Creating an emotionally compelling documentary from material with an already well-known ending depends on the skill and commitment of the filmmakers. How do you get an audience invested when everyone knows what’s going to happen? This was the challenge facing Oscar-winning directors E. Chai Vaserhelyi and Jimmy Chin (“Free Solo,” “Meru”) in crafting “The Rescue,” a film about the miraculous global effort to save a team of 12 young soccer players and their coach trapped in a flooded underground cave in Northern Thailand in 2018.
For three years, during a pandemic no less, they immersed themselves in international news feeds and local Thai footage, sometimes piecing together scenes from a slew of disparate sources. Then at the last minute when their task was nearly completed and the film was ready to be released, they finally got their hands on a previously withheld cache of 87-hours of video shot by the Thai Navy Seals. So Vaserhelyi, Chin, and their editor Bob Eisenhardt headed back to the cutting room and in the end fashioned a heart-pounding and moving testament to the generosity of strangers.
The 18-day rescue operation in the six-mile Tham Luang cave became an international operation attracting 5000 volunteers from around the world. As such, the impossible task of saving the children buried 280-feet underground required a massive, but not always smooth, coordination of cultures. The close-to-the-vest Thai officials and Thai Navy Seals had jurisdiction but had no cave diving experience; American Seals were eager but also had limited experience in these waters. The ultimate responsibility for the rescue eventually fell on the shoulders of a rag-tag team of middle-aged men who happened to be the best cave divers in the world.
The first two outsiders to arrive on the scene were John Volanthen, an IT consultant, and Rick Stanton, a retired firefighter, both from the U.K. Each of them had been cave diving for decades. Since every good suspense tale needs a main character to pin your hopes on, these two scruffy Brits became the defacto heroes of the film. In interviews, they come off as slightly strange loners, but very decent sorts. But Vasarhelyi and Chin, who had to wade their way through diplomatic channels and military and civilian clearances, are careful in presenting the rescue from all sides. Obviously for the Thai people watching and waiting, and the parents of the children, it was a grueling and spiritual journey as they pray at a makeshift shrine for the success of the mission.
Vasarhelvi and Chin, himself an acclaimed climber, are obviously attracted to this kind of story and thrive on the drama in extreme conditions. In “Free Solo” they documented the first person to climb Yosemite’s El Capitan with no strings attached.
For “The Rescue,” Vasarhelvi and Chin’s narrative strategy is straight ahead as they allow the beats of the story to unfold chronologically. They were able to show every step of the journey, and when they didn’t have the material, they filled holes with shots recreated with the British divers in a tank at Pinewood Studios outside London. At times, sections of the story are effectively animated to illustrate the geography of the cave and to chart the progress of the rescuers. Once the directors have the film up and running, it’s edge-of-the-seat stuff with the momentum building. The mood of the film is one of controlled chaos, as it must have felt like in real-time.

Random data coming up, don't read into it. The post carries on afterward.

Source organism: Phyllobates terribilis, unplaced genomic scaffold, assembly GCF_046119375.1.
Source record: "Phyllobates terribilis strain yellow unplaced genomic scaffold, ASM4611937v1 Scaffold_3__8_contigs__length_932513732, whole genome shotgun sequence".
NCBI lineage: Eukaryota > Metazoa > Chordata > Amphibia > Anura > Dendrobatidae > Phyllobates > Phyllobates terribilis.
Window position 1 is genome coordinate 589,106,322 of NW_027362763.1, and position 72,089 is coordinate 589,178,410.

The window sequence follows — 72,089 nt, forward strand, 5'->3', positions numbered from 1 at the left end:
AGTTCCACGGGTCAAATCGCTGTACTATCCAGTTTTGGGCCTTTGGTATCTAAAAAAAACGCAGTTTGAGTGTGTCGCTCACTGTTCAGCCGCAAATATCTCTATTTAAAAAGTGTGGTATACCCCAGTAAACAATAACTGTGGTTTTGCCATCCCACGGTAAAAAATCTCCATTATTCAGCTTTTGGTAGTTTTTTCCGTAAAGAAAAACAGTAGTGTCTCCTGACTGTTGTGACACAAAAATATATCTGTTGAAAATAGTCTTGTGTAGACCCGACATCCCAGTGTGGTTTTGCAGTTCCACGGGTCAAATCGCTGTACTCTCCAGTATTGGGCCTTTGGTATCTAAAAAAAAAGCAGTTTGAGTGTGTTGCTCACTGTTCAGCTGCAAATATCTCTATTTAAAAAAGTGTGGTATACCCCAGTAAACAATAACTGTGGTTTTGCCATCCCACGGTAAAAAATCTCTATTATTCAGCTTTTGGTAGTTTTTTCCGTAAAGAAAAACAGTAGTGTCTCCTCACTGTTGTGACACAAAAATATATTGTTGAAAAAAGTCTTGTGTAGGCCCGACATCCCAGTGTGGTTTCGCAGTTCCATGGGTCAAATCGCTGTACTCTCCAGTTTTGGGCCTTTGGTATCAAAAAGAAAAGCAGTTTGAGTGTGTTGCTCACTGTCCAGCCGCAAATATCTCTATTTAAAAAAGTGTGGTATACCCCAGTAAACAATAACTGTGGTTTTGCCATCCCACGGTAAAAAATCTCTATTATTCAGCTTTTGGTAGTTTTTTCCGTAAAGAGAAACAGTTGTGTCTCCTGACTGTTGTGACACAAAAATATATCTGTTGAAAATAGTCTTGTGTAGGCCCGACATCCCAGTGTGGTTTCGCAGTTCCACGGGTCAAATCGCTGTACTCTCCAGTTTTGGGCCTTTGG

The soccer team and coach had wandered into this network of caves before the onset of the monsoons when an early storm left them stranded. The action starts out with Stanton and Volanthen surveying the waterlogged caves as they try to figure out where the kids might be, and if they could still be alive. And a few days after that, the rains return and make the impossible operation even more fraught and treacherous.
Moving through the caves devoid of light or sound feels like entering the abyss. These are strange souls who find solace and pleasure in this environment. Stanton calls it the greatest adventure and likens it to being in space. For the audience, the claustrophobia and danger comes through loud and clear.
After discovering the kids, comes the hard part, getting them out. There was no feasible way for untrained children to make the two-and-a-half-hour underwater journey to safety. So Stanton came up with a desperate plan and contacted a diver friend, Dr. Richard Harris, who was an anesthesiologist in Australia. Harris joined the team in Thailand but resisted what he thought was an unworkable plan until he couldn’t come up with anything better. He injected a cocktail of sedatives and the semi-conscious kids and coach are escorted through the maze one-by-one over the course of three days. It was a harrowing journey, not without incident, and it’s harrowing to watch.
Perhaps the most infamous rescue film is Billy Wilder’s “Ace in the Hole” from 1951, in which a down-on-his-luck reporter delays a mine rescue to further his own career. As he milks the story, a carnival-like encampment builds up around the site. It has been called the most cynical movie ever made.
“The Rescue” is the polar opposite. Thousands of people from all over the world came together and in the final stage of the rescue, a lengthy chain of volunteers passes the stretchers from hand to hand, lifting the children up and out of the cave, as if they were elevating the human spirit itself.